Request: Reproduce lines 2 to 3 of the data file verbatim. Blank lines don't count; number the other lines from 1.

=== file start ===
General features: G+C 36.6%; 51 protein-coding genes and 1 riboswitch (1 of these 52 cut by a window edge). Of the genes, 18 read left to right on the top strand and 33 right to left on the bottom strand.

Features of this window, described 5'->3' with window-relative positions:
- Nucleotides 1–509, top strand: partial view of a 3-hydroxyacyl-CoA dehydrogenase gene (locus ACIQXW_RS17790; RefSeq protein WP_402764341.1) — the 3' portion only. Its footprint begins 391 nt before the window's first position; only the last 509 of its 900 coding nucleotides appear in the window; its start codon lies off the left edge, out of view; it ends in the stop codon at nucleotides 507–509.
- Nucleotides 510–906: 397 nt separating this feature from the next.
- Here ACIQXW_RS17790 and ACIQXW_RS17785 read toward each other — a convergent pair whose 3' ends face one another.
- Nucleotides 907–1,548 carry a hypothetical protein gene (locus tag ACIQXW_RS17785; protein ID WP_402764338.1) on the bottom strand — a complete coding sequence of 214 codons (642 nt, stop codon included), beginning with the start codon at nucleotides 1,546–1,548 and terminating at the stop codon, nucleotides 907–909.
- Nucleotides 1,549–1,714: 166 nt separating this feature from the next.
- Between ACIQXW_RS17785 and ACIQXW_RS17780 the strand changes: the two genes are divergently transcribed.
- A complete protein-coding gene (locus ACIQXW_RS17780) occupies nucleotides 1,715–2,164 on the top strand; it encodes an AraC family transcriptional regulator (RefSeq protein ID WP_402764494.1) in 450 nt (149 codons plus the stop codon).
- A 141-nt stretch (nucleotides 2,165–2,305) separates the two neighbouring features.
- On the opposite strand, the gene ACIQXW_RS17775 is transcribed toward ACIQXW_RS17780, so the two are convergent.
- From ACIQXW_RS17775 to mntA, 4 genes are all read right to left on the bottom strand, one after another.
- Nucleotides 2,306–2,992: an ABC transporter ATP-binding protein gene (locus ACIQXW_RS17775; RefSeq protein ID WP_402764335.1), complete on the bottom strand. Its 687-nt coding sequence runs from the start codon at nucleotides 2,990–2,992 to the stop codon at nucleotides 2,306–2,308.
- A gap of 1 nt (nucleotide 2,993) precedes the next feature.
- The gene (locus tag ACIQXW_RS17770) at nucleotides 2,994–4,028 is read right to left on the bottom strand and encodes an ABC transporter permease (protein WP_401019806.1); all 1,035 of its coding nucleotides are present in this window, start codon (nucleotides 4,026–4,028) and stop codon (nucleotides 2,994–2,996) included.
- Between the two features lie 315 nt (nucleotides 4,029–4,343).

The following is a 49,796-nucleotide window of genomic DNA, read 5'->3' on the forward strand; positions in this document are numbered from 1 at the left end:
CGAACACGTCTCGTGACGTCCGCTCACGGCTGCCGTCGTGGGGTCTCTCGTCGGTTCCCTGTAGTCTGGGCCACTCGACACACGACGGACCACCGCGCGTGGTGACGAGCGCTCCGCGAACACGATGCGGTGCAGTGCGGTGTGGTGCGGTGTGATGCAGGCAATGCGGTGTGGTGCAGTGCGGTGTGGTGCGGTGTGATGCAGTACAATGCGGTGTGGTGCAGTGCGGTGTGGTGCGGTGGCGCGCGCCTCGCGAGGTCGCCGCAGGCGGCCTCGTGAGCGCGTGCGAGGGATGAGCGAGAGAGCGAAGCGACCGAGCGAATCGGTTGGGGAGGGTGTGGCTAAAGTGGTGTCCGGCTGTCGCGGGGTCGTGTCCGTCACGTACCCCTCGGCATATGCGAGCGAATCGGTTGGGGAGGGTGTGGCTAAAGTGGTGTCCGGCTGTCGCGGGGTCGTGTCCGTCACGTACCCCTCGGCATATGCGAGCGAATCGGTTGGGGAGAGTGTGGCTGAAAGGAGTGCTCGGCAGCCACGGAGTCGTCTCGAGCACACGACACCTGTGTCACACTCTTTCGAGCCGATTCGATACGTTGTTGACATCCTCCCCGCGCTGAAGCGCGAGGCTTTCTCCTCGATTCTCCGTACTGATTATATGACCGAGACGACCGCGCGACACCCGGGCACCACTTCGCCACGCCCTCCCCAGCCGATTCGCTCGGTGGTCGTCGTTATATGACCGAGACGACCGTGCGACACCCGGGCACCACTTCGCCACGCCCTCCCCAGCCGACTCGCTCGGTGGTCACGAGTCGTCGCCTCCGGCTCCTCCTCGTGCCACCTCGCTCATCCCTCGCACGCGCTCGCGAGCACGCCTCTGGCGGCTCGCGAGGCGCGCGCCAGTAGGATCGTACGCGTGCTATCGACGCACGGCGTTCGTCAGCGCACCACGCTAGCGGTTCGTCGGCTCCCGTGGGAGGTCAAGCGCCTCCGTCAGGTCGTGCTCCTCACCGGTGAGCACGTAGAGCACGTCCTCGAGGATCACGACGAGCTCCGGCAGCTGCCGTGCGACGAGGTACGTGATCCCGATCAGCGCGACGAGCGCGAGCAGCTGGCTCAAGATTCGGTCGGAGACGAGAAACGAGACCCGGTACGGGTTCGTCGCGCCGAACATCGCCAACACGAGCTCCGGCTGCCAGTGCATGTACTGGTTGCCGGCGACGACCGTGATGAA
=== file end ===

Features of this window, described 5'->3' with window-relative positions:
- Nucleotides 1–509, top strand: partial view of a 3-hydroxyacyl-CoA dehydrogenase gene (locus ACIQXW_RS17790; RefSeq protein WP_402764341.1) — the 3' portion only. Its footprint begins 391 nt before the window's first position; only the last 509 of its 900 coding nucleotides appear in the window; its start codon lies off the left edge, out of view; it ends in the stop codon at nucleotides 507–509.